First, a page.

CVS Health and Aetna $69 Billion Merger Is Approved With Conditions

On October 10, the U.S. Justice Department granted preliminary approval for the $69 billion merger between CVS Health and Aetna, weeks after Aetna’s conditional selling of its private Medicare Part D drug plan business to WellCare Health Plans to address federal concerns about market share. The CVS-Aetna deal marks a shift toward the integration of pharmacy benefit managers with the rest of the drug prescription pipeline, and is expected to help tighten cost controls. The merger, which combines CVS’s 10,000 pharmacies and 1,100 retail clinics with Aetna’s 22 million customers, continues to elicit concerns over the potential control of consumer choice and increases in the cost of drugs that are likely to occur as an insurer gains control over the retail component to delivering care. The combined companies will keep CVS Health’s Larry J. Merlo as chief executive, while Aetna’s CEO Mark T. Bertolini will step down to join the new board.

Pfizer to Raise Prices on 41 Drugs in January

On November 16, Pfizer Inc. announced plans to raise list prices for 41 of its prescription drugs early next year. The price increases will affect 10% of the drugmaker’s portfolio and accompanies price increases by other pharmaceutical companies such as Bristol-Myers Squibb Co. and Allergan PLC. Although Pfizer has regularly increased prices over the years to help boost revenues, the latest announcement follows increasing scrutiny of drug pricing and pressure to lower costs by both the public and the Trump administration, which heavily criticized the decision. In July, Pfizer temporarily reversed more than 40 price increases of 9.4% after presidential rebuke. The new changes, which do not affect recently approved drugs and sterile injectables, will mostly be of 5%. Pfizer also plans to increase discounts and rebates accordingly, and does not expect the price adjustments to lead to additional revenue growth.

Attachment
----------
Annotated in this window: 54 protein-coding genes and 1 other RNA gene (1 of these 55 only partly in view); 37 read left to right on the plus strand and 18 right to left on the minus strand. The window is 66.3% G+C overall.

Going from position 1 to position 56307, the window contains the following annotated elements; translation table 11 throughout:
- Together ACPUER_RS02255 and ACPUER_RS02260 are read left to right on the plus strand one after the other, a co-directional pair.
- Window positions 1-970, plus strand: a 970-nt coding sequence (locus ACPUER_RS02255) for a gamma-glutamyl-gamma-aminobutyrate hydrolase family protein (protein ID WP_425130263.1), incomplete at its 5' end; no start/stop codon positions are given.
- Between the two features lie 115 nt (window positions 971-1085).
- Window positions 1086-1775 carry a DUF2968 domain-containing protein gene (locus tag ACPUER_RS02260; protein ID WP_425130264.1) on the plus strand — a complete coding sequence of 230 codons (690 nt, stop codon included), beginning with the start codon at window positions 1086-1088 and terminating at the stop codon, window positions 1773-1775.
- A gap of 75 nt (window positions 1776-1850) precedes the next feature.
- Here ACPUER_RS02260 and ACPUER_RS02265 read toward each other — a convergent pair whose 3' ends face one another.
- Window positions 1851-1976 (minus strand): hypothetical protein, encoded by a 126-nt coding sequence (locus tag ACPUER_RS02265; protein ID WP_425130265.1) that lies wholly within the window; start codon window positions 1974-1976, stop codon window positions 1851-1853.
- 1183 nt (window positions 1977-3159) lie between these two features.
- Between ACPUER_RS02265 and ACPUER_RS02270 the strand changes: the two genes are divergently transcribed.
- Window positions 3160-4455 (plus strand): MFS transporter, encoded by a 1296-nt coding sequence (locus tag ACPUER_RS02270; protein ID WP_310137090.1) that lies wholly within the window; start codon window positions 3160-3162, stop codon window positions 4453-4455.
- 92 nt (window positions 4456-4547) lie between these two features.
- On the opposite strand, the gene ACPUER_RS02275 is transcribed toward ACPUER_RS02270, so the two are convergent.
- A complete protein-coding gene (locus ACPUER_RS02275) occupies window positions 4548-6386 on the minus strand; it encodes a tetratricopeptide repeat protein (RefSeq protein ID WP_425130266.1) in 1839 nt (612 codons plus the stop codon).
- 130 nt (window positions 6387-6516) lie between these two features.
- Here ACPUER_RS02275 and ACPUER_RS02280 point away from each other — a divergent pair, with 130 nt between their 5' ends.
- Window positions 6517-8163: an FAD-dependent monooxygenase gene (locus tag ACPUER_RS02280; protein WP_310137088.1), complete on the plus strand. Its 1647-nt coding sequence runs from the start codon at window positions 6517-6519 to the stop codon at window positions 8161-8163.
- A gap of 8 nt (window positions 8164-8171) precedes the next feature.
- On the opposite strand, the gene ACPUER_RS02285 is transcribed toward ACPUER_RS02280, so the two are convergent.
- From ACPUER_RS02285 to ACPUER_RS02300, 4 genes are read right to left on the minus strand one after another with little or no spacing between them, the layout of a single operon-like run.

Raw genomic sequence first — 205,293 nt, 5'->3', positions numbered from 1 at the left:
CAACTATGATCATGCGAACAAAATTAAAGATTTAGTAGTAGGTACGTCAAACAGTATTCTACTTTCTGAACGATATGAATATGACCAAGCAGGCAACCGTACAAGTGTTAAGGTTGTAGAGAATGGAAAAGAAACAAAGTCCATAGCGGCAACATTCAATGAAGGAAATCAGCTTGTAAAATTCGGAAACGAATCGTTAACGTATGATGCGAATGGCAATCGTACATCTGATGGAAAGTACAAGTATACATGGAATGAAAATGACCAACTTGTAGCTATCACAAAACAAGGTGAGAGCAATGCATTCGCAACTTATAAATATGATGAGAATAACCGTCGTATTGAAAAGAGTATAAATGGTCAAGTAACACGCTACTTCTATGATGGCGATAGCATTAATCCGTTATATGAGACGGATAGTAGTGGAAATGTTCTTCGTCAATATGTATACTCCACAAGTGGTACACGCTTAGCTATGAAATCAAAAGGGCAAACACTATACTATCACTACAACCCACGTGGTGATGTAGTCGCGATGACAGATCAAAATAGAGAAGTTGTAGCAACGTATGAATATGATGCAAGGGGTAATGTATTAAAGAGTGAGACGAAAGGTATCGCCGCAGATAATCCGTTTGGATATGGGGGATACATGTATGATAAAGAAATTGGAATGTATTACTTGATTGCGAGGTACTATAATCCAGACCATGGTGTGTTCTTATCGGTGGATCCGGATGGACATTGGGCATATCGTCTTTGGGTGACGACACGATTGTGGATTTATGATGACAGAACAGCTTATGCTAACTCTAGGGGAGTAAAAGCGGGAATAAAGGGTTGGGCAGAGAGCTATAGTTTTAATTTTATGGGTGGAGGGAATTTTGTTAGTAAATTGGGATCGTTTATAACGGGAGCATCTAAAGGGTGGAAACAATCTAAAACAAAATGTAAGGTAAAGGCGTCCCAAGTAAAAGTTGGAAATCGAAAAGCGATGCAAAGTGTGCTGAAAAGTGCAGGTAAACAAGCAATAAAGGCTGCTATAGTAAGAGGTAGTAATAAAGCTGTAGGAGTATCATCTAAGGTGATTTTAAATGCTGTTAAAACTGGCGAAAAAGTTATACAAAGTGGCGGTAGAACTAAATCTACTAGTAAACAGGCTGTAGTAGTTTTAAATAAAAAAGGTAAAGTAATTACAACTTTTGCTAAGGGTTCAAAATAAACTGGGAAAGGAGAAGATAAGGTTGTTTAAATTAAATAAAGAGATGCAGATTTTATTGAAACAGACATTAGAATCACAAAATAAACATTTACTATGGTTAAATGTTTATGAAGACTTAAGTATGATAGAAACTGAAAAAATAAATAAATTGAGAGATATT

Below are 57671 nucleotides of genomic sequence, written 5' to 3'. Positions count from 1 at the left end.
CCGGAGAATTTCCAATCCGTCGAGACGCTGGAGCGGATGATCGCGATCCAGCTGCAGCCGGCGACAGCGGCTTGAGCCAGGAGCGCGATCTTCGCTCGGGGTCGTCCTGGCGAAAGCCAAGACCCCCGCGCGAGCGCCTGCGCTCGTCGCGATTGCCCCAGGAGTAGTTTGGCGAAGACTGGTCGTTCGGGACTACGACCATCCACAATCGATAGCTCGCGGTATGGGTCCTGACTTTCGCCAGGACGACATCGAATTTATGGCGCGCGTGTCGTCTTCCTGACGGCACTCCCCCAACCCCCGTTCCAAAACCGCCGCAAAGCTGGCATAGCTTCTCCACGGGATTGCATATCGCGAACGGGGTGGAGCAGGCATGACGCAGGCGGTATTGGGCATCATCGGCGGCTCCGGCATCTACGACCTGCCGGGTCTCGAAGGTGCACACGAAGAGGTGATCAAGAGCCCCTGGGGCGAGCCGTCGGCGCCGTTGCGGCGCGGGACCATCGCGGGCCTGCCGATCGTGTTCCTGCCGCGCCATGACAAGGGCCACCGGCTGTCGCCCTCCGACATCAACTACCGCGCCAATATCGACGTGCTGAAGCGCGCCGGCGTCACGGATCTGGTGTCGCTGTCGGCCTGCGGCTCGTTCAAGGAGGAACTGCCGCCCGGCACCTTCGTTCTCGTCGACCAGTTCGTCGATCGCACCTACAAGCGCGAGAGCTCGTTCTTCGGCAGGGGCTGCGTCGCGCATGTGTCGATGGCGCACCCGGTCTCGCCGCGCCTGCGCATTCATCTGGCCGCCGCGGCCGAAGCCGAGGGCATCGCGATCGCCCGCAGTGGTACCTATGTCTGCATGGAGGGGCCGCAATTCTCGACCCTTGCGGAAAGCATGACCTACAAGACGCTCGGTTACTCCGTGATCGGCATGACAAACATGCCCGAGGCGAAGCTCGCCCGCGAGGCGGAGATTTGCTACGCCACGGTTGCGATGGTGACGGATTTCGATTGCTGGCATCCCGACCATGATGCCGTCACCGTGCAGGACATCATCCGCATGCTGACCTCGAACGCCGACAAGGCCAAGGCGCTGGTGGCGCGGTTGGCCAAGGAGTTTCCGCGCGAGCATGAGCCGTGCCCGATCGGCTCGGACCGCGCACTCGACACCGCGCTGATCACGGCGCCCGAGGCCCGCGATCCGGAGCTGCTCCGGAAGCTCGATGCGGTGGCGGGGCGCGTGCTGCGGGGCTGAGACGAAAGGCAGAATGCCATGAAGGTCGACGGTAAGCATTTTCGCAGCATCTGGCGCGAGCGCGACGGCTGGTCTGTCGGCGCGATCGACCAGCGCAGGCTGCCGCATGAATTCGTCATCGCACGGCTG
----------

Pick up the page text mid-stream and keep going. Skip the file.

2018 Nobel Prize in Medicine Awarded to 2 Cancer Immunotherapy Researchers

The 2018 Nobel Prize in Physiology or Medicine was awarded to Dr. James P. Allison of the United States and Dr. Tasuku Honjo of Japan for their work on immunotherapy, or utilizing the body’s immune system to recognize and attack cancer cells. Working separately in the 1990s, Dr. Allison and Dr. Honjo demonstrated that certain proteins—checkpoints—could shut down T-cells and thus limit the immune system’s ability to fight cancer. Dr. Allison identified a checkpoint called CTLA-4, and Dr. Honjo found PD-1. The resulting class of new drugs known as checkpoint inhibitors provided treatment options for patients who had run out of conventional possibilities, and checkpoint inhibitors are now used for a number of cancers, including of the lung, kidney, bladder, head and neck, aggressive skin cancer melanoma, and Hodgkin lymphoma. In the future, Dr. Allison and Dr. Honjo plan to continue to search for ways to best combine checkpoint inhibitors and integrate them into other treatments to fight cancer.